They commute between Dennis’ 68-foot ketch in Marina del Rey and her “very English” home in Coldwater Canyon. They “definitely” plan to marry in February, but Christine has ruled out kids. “I’m 36,” she says, “and my life-style is pretty much settled as far as sacrificing and accommodating myself to children.”

“She used to call me the Mad Songwriter,” says Stevie Nicks, 31, nothing that in Tusk Christine composed six tracks to her five. “Chris sits up all night and writes, she’s so inspired,” says Nicks. Stevie is prolific herself, in love or out, but for two years she has been mostly out. One problem: Male rockers, she finds, are “pretty chauvinistic. I strive to be taken seriously as a writer, and be as good as they are. So they resent my success. I see it in their eyes: `How did this dingbat manage to get everything she wants?'”

Another problem is her immersion in Mac’s work ethic. “How many men, even the nicest, most patient, can understand that for months you will come home at 7 a.m., dead tired and in a bad mood?” For now, she says resignedly, “the band is all there is room for in my life.” Just as well. On the road, she says, security is so tight that “no man can get within 10 feet. I hardly ever meet any new men.”

Nicks’ large Tudor home above Sunset Boulevard is now on the market because it attracted hangers-on who overstayed their welcome. “Any man I ever went out with called the place Fantasyland. I’m 31. I won’t always be in a rock band, and I don’t want to come out of this absolutely helpless.” So she is moving into a modest beachfront condo. “Some people thrive on being a rock star. I hate it. I don’t like being waited on all the time, people following me around saying, `Let me do this, let me do that.'”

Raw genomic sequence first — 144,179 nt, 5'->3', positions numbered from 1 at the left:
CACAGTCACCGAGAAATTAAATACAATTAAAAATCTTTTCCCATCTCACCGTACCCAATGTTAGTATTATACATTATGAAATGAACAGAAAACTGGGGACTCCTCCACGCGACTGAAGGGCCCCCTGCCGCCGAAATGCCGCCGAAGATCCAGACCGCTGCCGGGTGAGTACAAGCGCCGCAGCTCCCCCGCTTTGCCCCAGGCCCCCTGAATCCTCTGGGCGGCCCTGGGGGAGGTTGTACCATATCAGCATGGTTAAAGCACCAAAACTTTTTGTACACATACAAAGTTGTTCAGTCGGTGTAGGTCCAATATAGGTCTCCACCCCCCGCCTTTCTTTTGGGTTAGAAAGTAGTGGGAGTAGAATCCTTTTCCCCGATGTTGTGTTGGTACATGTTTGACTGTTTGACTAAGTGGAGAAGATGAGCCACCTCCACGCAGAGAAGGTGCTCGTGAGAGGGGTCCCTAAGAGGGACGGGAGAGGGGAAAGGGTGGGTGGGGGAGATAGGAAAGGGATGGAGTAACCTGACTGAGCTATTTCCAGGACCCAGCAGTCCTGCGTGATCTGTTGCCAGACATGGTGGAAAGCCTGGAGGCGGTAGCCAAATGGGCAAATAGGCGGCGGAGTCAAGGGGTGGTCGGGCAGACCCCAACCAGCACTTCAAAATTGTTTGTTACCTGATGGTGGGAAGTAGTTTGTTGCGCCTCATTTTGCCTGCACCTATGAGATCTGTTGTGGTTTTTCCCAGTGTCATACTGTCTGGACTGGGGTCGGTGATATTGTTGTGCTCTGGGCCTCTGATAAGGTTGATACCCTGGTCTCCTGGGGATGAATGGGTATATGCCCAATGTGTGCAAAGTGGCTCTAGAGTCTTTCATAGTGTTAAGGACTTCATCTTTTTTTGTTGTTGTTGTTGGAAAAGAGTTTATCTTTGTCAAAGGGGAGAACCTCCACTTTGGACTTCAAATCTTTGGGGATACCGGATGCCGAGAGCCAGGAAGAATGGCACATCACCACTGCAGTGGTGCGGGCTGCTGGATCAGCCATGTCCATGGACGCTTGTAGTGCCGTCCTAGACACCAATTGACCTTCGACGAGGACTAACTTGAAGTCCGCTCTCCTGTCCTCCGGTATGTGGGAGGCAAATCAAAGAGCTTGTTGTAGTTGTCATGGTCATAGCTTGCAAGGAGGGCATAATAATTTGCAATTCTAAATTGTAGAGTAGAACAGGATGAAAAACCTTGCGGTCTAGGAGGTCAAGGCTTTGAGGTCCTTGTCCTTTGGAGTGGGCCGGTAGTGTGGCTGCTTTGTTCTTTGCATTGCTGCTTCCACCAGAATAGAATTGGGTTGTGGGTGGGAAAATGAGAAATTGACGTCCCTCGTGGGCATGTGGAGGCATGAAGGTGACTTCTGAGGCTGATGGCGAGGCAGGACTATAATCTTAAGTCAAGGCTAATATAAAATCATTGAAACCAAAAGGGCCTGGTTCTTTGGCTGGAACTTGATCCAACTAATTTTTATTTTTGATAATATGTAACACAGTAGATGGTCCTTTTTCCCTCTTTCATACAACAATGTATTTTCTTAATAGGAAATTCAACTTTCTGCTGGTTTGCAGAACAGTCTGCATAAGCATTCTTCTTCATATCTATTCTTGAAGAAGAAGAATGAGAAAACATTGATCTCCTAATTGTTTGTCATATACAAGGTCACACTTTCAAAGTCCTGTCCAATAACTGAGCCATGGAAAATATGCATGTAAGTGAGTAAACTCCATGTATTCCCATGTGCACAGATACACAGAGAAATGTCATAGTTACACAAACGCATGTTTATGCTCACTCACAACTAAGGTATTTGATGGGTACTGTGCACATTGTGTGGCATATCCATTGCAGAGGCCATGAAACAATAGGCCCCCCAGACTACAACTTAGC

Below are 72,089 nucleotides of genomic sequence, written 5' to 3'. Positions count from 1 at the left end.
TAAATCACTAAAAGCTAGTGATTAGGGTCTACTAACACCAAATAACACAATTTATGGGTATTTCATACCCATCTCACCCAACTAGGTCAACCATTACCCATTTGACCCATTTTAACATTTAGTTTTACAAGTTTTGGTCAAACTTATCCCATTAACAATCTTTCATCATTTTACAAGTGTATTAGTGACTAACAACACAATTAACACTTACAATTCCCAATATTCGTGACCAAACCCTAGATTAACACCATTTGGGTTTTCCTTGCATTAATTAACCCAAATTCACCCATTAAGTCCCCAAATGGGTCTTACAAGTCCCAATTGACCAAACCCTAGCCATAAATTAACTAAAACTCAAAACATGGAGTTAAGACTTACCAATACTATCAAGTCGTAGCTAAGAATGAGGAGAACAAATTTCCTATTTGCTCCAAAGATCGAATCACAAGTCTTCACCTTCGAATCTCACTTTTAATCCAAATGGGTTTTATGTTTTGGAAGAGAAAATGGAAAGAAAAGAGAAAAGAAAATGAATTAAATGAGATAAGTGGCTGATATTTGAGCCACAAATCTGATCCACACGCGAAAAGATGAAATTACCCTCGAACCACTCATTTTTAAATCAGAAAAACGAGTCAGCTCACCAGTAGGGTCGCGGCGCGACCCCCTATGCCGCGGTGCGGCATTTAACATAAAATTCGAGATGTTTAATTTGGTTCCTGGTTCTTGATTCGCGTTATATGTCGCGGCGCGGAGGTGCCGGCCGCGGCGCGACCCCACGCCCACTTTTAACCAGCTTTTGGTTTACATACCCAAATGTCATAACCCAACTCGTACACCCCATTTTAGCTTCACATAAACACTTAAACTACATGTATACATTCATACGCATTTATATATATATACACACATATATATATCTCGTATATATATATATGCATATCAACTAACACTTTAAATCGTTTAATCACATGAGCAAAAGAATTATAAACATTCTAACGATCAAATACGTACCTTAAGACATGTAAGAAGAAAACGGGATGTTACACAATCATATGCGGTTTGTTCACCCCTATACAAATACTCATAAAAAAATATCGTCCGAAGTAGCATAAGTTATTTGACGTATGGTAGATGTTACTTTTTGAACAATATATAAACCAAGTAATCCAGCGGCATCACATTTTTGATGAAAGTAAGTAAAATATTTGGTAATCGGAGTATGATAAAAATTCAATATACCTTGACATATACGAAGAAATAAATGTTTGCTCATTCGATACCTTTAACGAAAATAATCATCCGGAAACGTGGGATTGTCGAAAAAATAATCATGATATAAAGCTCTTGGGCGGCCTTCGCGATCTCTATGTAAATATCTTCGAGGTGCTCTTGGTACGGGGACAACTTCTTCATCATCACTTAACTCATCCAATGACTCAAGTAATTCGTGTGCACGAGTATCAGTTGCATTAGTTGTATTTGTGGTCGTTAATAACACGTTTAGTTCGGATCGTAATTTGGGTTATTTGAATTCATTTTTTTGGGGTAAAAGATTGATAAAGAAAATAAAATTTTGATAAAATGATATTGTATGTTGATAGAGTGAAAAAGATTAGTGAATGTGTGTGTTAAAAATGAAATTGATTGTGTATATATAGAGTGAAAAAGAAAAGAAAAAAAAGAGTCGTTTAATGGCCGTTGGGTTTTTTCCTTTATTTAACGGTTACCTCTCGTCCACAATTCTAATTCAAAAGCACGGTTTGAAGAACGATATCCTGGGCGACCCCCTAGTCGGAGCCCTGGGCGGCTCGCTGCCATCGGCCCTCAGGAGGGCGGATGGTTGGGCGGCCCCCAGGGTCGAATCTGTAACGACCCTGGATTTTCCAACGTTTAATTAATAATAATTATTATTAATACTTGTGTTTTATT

Stevie has signed on with former boyfriend Paul Fishkin’s Modern Records to act in and do the solo sound track LP of Rhiannon, an upcoming movie based on her 1976 Mac hit. She has also written a children’s story and hopes to turn it into an animated film. “It’s a love story about a goldfish and a ladybug. A friend told me it would be the Doctor Zhivago of children’s cartoons.”

Though she is still the band’s sexily whirling, wailing focus onstage, Stevie claims, “The last thing the world needs is another sex symbol.” And what does Stevie need? “I don’t need doctors, nurses and babysitters. I need love.”

But even Nicks, who seems bent on going her own way, knows that this “is still the best rock band in the world.”

And one of the most durable. “The band’s been breaking up for five years,” says Fleetwood, sardonically, of all the reports. The group has two more years left on its record contract and the road stretches ahead until August. “If the members really felt suffocated,” Mick says, “then there’d be an obvious danger. Things do get a little crazy at all times. But this doesn’t feel like a band that’s breaking up.”

Jim Jerome / People (Vol. 12 Issue 22, p91. 3p.) / November 26, 1979



Stevie Nicks